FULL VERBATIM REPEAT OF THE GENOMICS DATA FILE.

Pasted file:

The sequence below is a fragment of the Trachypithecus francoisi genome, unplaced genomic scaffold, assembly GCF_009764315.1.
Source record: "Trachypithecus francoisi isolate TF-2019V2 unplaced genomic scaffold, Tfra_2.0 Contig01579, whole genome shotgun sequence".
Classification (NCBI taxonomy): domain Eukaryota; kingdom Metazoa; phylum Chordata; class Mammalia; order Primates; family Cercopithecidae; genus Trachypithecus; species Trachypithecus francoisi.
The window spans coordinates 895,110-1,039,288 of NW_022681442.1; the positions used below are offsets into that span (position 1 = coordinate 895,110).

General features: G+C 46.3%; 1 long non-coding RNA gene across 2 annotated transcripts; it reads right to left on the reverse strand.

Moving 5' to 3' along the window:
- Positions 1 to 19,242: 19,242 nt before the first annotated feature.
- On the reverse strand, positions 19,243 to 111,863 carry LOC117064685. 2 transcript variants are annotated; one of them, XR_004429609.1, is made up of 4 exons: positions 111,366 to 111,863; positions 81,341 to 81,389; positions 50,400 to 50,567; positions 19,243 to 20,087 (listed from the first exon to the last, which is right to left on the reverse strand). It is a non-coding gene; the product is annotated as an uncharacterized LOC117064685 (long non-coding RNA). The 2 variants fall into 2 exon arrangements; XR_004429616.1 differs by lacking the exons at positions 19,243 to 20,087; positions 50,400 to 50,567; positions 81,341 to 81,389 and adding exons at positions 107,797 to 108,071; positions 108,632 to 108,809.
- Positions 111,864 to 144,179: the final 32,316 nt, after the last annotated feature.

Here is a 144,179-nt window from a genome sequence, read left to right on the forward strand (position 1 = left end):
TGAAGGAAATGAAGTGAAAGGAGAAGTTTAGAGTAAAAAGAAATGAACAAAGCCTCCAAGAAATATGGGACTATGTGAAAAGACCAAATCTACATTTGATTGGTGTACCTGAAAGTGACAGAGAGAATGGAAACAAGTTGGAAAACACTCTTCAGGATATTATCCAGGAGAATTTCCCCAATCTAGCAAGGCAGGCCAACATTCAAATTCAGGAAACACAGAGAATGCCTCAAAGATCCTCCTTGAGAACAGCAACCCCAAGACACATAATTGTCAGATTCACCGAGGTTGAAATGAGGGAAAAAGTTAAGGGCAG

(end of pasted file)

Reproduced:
The sequence below is a fragment of the Trachypithecus francoisi genome, unplaced genomic scaffold, assembly GCF_009764315.1.
Source record: "Trachypithecus francoisi isolate TF-2019V2 unplaced genomic scaffold, Tfra_2.0 Contig01579, whole genome shotgun sequence".
Classification (NCBI taxonomy): domain Eukaryota; kingdom Metazoa; phylum Chordata; class Mammalia; order Primates; family Cercopithecidae; genus Trachypithecus; species Trachypithecus francoisi.
The window spans coordinates 895,110-1,039,288 of NW_022681442.1; the positions used below are offsets into that span (position 1 = coordinate 895,110).

General features: G+C 46.3%; 1 long non-coding RNA gene across 2 annotated transcripts; it reads right to left on the reverse strand.

Moving 5' to 3' along the window:
- Positions 1 to 19,242: 19,242 nt before the first annotated feature.
- On the reverse strand, positions 19,243 to 111,863 carry LOC117064685. 2 transcript variants are annotated; one of them, XR_004429609.1, is made up of 4 exons: positions 111,366 to 111,863; positions 81,341 to 81,389; positions 50,400 to 50,567; positions 19,243 to 20,087 (listed from the first exon to the last, which is right to left on the reverse strand). It is a non-coding gene; the product is annotated as an uncharacterized LOC117064685 (long non-coding RNA). The 2 variants fall into 2 exon arrangements; XR_004429616.1 differs by lacking the exons at positions 19,243 to 20,087; positions 50,400 to 50,567; positions 81,341 to 81,389 and adding exons at positions 107,797 to 108,071; positions 108,632 to 108,809.
- Positions 111,864 to 144,179: the final 32,316 nt, after the last annotated feature.

Here is a 144,179-nt window from a genome sequence, read left to right on the forward strand (position 1 = left end):
TGAAGGAAATGAAGTGAAAGGAGAAGTTTAGAGTAAAAAGAAATGAACAAAGCCTCCAAGAAATATGGGACTATGTGAAAAGACCAAATCTACATTTGATTGGTGTACCTGAAAGTGACAGAGAGAATGGAAACAAGTTGGAAAACACTCTTCAGGATATTATCCAGGAGAATTTCCCCAATCTAGCAAGGCAGGCCAACATTCAAATTCAGGAAACACAGAGAATGCCTCAAAGATCCTCCTTGAGAACAGCAACCCCAAGACACATAATTGTCAGATTCACCGAGGTTGAAATGAGGGAAAAAGTTAAGGGCAG